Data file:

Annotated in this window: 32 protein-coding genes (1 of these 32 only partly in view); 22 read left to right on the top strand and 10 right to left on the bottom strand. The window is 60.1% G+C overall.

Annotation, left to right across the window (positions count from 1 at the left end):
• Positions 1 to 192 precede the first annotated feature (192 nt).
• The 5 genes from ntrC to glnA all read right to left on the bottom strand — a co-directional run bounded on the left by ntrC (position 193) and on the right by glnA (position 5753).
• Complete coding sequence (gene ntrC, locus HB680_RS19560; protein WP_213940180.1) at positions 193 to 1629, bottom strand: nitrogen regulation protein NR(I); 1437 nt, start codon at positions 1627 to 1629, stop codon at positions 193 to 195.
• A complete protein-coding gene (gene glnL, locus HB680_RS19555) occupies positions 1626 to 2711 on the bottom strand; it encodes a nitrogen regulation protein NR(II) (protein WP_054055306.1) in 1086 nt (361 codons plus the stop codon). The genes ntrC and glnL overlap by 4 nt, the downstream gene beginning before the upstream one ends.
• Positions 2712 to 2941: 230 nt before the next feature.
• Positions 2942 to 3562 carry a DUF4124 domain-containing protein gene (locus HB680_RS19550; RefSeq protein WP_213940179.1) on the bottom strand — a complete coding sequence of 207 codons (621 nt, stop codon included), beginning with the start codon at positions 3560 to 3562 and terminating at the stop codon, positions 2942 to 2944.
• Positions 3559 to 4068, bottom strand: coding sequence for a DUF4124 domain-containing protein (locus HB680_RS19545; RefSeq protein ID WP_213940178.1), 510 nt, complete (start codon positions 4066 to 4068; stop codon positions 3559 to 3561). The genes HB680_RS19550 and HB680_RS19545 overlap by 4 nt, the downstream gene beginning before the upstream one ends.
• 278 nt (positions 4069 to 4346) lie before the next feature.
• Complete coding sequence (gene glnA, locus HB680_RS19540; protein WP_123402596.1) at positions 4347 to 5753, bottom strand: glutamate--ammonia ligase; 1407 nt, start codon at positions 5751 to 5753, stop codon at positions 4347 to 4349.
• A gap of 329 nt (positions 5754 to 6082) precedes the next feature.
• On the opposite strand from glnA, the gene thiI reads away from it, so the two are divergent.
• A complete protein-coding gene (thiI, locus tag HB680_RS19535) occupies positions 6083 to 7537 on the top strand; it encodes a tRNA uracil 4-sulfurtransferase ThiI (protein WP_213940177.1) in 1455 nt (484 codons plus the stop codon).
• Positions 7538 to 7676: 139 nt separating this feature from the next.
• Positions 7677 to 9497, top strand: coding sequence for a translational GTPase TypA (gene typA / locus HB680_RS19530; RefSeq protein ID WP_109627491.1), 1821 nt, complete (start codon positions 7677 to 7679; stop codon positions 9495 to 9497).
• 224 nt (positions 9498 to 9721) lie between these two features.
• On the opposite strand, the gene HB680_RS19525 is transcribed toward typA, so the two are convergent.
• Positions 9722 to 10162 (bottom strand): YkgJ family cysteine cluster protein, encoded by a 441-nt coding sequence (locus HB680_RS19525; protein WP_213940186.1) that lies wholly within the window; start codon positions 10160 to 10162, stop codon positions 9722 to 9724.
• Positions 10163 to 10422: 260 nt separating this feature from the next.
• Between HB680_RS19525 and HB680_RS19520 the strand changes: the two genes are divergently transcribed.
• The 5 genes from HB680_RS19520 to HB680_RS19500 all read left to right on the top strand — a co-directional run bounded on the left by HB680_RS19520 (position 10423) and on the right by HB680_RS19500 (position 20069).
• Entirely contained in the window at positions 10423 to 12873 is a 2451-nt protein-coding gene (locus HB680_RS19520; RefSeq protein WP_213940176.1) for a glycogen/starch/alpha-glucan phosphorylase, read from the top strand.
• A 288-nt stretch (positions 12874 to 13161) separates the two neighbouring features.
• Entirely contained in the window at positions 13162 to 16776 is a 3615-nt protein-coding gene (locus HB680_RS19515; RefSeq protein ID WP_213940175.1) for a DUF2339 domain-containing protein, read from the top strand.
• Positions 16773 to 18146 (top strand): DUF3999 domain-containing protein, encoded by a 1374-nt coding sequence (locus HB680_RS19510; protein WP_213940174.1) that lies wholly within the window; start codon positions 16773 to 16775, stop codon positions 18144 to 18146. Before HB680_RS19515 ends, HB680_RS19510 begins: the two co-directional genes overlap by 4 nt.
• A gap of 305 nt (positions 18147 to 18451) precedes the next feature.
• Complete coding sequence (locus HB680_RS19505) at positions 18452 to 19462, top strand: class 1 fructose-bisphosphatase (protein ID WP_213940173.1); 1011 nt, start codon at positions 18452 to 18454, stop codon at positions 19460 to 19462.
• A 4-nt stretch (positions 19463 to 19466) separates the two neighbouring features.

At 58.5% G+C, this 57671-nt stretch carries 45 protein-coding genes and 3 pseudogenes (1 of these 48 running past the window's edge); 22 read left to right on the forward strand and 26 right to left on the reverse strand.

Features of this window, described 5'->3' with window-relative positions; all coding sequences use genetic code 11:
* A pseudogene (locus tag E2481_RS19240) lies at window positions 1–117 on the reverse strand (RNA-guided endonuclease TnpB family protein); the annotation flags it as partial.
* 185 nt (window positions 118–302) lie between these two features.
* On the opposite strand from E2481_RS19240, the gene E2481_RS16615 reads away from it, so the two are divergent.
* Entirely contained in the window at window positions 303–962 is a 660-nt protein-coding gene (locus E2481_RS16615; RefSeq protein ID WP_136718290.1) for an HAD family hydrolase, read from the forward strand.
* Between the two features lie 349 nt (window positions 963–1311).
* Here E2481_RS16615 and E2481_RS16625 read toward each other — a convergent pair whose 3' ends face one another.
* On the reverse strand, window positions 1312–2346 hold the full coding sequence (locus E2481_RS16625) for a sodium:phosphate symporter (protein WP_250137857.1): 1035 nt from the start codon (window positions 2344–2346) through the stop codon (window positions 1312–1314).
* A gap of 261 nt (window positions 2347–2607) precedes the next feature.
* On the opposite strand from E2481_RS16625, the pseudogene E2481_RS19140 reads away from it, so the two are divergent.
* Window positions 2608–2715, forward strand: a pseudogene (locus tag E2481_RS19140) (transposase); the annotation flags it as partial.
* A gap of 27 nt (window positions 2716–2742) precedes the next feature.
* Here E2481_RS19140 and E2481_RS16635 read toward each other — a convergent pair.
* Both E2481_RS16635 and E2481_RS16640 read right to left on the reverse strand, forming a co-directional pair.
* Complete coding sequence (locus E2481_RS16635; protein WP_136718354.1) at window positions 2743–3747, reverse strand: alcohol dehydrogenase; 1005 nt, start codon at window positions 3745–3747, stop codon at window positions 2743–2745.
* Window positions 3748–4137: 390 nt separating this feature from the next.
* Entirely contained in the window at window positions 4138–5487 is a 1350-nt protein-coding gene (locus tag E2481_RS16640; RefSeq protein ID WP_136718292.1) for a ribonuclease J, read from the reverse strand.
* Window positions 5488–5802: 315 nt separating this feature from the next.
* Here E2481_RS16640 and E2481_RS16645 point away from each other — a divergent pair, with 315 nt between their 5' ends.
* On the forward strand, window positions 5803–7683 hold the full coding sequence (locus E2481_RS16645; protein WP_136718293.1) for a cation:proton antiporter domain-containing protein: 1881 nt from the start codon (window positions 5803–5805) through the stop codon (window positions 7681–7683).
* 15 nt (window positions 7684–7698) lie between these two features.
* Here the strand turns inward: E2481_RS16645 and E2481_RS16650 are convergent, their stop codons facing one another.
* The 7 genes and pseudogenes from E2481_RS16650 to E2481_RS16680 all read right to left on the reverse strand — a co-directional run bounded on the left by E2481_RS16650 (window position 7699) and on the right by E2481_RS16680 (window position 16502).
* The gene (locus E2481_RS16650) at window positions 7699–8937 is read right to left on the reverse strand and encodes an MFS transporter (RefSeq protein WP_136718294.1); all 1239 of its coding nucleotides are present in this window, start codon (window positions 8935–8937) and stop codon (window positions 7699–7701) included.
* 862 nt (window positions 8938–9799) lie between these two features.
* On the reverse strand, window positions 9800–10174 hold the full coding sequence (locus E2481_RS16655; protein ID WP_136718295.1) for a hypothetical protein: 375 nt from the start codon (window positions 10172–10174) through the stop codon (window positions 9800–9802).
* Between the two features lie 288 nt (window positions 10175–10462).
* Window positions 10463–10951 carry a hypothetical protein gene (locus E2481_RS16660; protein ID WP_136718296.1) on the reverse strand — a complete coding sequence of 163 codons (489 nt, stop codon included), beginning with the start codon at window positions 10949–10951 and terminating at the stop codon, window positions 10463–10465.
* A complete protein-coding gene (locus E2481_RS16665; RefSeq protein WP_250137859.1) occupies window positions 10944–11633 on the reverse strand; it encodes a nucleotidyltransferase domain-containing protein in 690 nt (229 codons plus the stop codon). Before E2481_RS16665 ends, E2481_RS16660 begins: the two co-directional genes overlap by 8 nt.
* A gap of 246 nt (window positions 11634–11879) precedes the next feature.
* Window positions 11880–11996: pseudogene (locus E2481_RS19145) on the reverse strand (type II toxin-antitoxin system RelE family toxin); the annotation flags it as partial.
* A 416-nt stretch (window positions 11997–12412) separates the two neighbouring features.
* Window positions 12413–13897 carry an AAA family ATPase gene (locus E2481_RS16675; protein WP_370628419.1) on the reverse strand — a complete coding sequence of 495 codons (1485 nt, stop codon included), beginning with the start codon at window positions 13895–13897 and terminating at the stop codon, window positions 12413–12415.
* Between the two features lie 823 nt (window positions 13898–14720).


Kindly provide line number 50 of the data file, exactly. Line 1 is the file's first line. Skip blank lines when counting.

* On the forward strand, window positions 5803–7683 hold the full coding sequence (locus E2481_RS16645; protein WP_136718293.1) for a cation:proton antiporter domain-containing protein: 1881 nt from the start codon (window positions 5803–5805) through the stop codon (window positions 7681–7683).